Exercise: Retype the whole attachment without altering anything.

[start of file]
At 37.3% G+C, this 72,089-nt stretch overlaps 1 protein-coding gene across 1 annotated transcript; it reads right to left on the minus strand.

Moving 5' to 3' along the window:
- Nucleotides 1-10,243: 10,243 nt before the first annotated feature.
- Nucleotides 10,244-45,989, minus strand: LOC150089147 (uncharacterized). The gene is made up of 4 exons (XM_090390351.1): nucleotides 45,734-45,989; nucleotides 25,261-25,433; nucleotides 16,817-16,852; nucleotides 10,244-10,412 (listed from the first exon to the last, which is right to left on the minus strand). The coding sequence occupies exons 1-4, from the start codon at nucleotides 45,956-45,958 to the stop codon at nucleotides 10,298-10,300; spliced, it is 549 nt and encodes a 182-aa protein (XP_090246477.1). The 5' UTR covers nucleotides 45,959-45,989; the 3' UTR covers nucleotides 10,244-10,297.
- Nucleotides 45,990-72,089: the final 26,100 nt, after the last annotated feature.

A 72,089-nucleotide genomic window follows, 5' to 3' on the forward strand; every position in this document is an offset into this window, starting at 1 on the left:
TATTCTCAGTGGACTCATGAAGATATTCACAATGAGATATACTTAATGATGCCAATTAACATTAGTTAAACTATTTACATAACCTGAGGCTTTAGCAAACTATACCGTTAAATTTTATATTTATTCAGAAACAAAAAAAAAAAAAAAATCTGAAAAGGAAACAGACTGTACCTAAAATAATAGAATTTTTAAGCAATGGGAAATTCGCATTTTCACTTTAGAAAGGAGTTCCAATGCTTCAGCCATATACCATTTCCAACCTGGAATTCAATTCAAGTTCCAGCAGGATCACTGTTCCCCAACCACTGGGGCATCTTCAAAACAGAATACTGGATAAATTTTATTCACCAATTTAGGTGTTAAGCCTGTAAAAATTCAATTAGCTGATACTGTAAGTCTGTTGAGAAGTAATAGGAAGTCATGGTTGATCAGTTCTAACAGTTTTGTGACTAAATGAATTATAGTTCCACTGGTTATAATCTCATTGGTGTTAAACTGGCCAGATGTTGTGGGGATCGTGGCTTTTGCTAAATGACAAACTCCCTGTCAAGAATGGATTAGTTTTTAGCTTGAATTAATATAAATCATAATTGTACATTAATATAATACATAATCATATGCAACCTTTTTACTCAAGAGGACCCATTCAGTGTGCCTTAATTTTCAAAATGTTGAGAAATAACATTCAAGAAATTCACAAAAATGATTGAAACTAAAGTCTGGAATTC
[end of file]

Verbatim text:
At 37.3% G+C, this 72,089-nt stretch overlaps 1 protein-coding gene across 1 annotated transcript; it reads right to left on the minus strand.

Moving 5' to 3' along the window:
- Nucleotides 1-10,243: 10,243 nt before the first annotated feature.
- Nucleotides 10,244-45,989, minus strand: LOC150089147 (uncharacterized). The gene is made up of 4 exons (XM_090390351.1): nucleotides 45,734-45,989; nucleotides 25,261-25,433; nucleotides 16,817-16,852; nucleotides 10,244-10,412 (listed from the first exon to the last, which is right to left on the minus strand). The coding sequence occupies exons 1-4, from the start codon at nucleotides 45,956-45,958 to the stop codon at nucleotides 10,298-10,300; spliced, it is 549 nt and encodes a 182-aa protein (XP_090246477.1). The 5' UTR covers nucleotides 45,959-45,989; the 3' UTR covers nucleotides 10,244-10,297.
- Nucleotides 45,990-72,089: the final 26,100 nt, after the last annotated feature.

A 72,089-nucleotide genomic window follows, 5' to 3' on the forward strand; every position in this document is an offset into this window, starting at 1 on the left:
TATTCTCAGTGGACTCATGAAGATATTCACAATGAGATATACTTAATGATGCCAATTAACATTAGTTAAACTATTTACATAACCTGAGGCTTTAGCAAACTATACCGTTAAATTTTATATTTATTCAGAAACAAAAAAAAAAAAAAAATCTGAAAAGGAAACAGACTGTACCTAAAATAATAGAATTTTTAAGCAATGGGAAATTCGCATTTTCACTTTAGAAAGGAGTTCCAATGCTTCAGCCATATACCATTTCCAACCTGGAATTCAATTCAAGTTCCAGCAGGATCACTGTTCCCCAACCACTGGGGCATCTTCAAAACAGAATACTGGATAAATTTTATTCACCAATTTAGGTGTTAAGCCTGTAAAAATTCAATTAGCTGATACTGTAAGTCTGTTGAGAAGTAATAGGAAGTCATGGTTGATCAGTTCTAACAGTTTTGTGACTAAATGAATTATAGTTCCACTGGTTATAATCTCATTGGTGTTAAACTGGCCAGATGTTGTGGGGATCGTGGCTTTTGCTAAATGACAAACTCCCTGTCAAGAATGGATTAGTTTTTAGCTTGAATTAATATAAATCATAATTGTACATTAATATAATACATAATCATATGCAACCTTTTTACTCAAGAGGACCCATTCAGTGTGCCTTAATTTTCAAAATGTTGAGAAATAACATTCAAGAAATTCACAAAAATGATTGAAACTAAAGTCTGGAATTC